Led by Fresno and Tulare counties, California's growers produce nearly 95% of the nation's nectarines and plums and 60% of its peaches.
Most of the Valley's tree fruit production can be found within a 20-mile radius of Reedley, including orchards in Dinuba, Kingsburg, Selma, Parlier and Sanger, said Gary Van Sickle, director of research and regulatory compliance with the California Tree Fruit Agreement.
Van Sickle said the region's thriving commercial tree fruit industry dates back to the 1920s. Twenty years ago, California -- largely because of the Valley -- displaced South Carolina as the nation's leader in production of peaches.
"In the early 1980s, people there were going out of business, the next generation didn't want to farm," Van Sickle said. "At that point, we expanded."
Mierau said she expects retailers this year will "look to do more promotional activity" to sell extra fruit to consumers.
And Dale Jansen, director of industry relations with the Tree Fruit Agreement, said he is seeing more grafting of trees this year, which temporarily cuts production from those trees receiving the graft. The procedure is another way growers respond to changing market demand.
"Everybody routinely goes through some process of elimination of varieties that are too old or out of favor with shoppers," said Jerry DiBuduo with Ballantine Produce of Reedley and Sanger. "But this year, grafting and pullouts are at a greater percentage."
For example, he said, exports of white-fleshed peaches and nectarines are not as hot as they once were.
Not all growers are cutting back on tree fruit acreage.
Gerawan Farming in Reedley, for example, actually is planting more fruit trees -- as well as grapevines, said Steve Boos, ranch manager for Gerawan. Gerawan, which grows, packs and ships fruit, is a major player in the tree fruit industry, and Boos said its size enables it to better weather economic setbacks.
"We have the packinghouse and do our own marketing. We're vertically integrated," he said. "The individual farmer has to pay somebody to pack and market."
Rick Schellenberg, a Reedley farmer, said he is "taking out my tree fruit as fast I can afford to replace it with something else."
He has grown tree fruit for 25 years and at one time had 600 acres. Now, he has about 120 acres of tree fruit. He has converted land to grow a table grape, a mutation on which he obtained a patent, and mandarin oranges.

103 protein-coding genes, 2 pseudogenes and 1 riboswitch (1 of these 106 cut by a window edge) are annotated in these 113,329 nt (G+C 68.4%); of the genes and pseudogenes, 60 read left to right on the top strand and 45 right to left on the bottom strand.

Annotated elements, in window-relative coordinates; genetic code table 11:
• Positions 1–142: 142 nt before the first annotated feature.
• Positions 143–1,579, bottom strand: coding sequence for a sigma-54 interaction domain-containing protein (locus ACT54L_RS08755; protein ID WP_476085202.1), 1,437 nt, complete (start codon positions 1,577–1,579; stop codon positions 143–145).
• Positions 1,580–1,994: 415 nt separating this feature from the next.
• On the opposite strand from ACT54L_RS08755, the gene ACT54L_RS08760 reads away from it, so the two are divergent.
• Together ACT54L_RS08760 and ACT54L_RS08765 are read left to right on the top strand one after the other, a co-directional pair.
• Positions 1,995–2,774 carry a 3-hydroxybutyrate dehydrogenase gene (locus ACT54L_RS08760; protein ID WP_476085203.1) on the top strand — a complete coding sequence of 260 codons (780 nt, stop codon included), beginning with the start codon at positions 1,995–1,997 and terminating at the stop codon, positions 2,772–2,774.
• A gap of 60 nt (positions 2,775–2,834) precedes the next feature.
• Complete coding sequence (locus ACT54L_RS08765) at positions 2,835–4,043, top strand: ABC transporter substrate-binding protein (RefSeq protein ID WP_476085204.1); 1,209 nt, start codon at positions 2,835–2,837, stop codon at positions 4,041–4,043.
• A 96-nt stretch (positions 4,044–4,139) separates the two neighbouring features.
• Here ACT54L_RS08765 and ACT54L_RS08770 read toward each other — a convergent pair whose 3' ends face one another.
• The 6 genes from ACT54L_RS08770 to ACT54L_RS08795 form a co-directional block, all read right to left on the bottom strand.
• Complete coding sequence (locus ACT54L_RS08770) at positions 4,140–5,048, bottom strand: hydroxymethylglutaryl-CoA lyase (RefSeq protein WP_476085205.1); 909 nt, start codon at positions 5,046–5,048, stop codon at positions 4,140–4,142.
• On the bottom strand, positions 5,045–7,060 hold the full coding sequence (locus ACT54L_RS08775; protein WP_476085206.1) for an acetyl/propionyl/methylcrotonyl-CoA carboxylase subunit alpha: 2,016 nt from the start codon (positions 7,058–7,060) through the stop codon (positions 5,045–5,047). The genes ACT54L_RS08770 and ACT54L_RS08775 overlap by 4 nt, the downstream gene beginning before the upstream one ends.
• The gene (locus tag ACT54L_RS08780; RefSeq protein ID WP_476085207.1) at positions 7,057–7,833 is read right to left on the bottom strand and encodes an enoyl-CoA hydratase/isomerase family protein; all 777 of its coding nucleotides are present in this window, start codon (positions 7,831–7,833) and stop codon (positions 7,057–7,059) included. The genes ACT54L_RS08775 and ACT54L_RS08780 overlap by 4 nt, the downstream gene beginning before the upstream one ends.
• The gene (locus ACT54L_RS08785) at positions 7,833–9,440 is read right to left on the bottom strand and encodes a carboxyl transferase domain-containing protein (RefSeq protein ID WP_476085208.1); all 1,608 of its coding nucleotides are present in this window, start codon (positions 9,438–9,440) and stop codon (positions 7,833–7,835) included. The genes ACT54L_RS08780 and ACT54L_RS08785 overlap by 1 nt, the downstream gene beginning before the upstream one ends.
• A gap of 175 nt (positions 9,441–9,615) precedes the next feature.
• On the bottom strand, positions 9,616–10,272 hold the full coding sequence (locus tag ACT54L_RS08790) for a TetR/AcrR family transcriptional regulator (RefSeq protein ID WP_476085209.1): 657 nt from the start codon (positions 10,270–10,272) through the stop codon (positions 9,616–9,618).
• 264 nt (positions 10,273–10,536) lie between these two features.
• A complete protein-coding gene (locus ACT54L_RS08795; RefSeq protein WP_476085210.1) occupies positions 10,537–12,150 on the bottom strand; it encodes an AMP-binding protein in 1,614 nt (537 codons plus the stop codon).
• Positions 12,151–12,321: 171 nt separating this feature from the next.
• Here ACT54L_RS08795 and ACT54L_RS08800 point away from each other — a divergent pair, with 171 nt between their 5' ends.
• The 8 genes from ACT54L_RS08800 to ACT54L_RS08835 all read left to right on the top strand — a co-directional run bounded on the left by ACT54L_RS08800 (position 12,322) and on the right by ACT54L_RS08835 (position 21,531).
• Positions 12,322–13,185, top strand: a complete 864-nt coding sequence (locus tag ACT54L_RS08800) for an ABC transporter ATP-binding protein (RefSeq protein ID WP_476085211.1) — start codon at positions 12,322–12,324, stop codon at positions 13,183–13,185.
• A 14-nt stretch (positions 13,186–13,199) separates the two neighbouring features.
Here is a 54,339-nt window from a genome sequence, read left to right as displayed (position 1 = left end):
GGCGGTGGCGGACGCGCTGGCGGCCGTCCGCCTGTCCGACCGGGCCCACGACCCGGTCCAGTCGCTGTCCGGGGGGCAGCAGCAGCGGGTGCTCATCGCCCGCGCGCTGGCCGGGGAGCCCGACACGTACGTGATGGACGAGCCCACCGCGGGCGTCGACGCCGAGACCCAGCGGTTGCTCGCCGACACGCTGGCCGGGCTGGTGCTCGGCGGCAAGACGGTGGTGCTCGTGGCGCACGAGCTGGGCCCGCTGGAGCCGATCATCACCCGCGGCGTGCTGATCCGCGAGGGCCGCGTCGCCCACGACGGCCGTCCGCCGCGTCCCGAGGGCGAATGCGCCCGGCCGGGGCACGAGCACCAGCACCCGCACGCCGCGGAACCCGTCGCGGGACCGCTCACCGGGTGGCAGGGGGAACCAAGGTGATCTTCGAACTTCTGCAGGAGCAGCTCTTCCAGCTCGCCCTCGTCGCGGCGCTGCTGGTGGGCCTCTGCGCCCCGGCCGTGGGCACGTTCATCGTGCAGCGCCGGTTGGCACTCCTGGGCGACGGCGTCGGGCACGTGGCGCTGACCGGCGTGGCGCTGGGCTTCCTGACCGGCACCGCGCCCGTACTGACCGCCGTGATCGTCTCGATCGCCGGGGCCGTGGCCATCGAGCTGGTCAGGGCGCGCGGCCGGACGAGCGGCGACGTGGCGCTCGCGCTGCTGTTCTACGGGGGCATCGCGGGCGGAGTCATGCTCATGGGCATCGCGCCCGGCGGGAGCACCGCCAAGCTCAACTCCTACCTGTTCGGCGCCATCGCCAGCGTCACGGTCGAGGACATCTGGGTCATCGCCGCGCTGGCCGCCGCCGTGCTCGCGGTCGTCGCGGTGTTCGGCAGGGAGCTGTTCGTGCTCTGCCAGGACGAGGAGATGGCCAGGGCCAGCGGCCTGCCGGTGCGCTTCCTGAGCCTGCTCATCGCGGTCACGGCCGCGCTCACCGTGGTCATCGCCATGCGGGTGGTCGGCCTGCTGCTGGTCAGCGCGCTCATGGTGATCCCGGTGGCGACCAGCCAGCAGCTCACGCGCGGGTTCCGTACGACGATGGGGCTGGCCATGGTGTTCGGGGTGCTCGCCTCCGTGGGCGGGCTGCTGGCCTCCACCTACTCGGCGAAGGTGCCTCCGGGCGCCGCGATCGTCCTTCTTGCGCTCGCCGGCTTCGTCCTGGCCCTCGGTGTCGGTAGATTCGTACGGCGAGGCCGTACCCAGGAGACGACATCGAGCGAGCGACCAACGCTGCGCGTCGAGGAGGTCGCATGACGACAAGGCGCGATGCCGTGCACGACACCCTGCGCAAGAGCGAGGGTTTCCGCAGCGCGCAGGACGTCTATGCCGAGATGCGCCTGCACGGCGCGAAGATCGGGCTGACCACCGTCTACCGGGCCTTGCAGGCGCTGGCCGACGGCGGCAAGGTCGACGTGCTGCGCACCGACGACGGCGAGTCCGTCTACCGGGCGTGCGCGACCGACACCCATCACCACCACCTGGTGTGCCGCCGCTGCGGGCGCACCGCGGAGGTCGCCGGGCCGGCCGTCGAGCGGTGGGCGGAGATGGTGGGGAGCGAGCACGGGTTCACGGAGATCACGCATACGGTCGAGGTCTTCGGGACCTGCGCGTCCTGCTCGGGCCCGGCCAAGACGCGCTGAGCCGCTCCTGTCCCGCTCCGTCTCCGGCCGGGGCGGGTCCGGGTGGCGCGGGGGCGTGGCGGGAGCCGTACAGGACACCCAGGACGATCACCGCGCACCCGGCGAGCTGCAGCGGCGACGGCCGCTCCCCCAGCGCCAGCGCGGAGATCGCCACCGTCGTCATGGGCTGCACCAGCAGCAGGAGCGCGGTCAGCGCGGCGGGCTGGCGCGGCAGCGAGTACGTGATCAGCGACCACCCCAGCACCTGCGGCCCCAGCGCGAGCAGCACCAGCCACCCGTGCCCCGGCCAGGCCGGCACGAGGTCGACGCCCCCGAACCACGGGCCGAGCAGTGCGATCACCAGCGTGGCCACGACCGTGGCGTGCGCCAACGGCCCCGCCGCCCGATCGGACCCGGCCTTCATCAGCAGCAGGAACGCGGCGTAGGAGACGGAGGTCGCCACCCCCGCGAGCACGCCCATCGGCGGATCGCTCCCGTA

Schellenberg said neighbors who were small growers -- people with 20, 40, 60 acres -- made a good living.
"They're all gone now," he said. "They ended up having to sell to the large packinghouses."
What to plant?
Schellenberg said that the proliferation of new varieties and imports that keep fruit on market shelves year-round also has hurt the domestic industry.
"People used to wait with bated breath for that first peach," he said. "Now, there's not the excitement."
Shoppers have many more choices today.
"The produce pie is getting larger," Rick Johnson, director of produce and floral for Food Maxx, told a gathering of citrus growers recently.
Steve Lutz, executive vice president of the Perishables Group, an Illinois-based consulting firm, said there are 600 produce items in stores today, compared to half that number a decade ago.
Yet production costs continue to climb.
Tree fruit requires considerable hand labor, and that has sent some growers -- worried about the availability of workers and the cost of labor -- in search of competitive alternatives.
Gordon Wiebe, another Reedley grower, planted 50 acres of olive trees that can be mechanically harvested for oil.
"We started looking at olives because of the labor issues," Wiebe said, adding that -- when it comes to tree fruit -- "we're working harder and harder, spending more and more and getting less and less."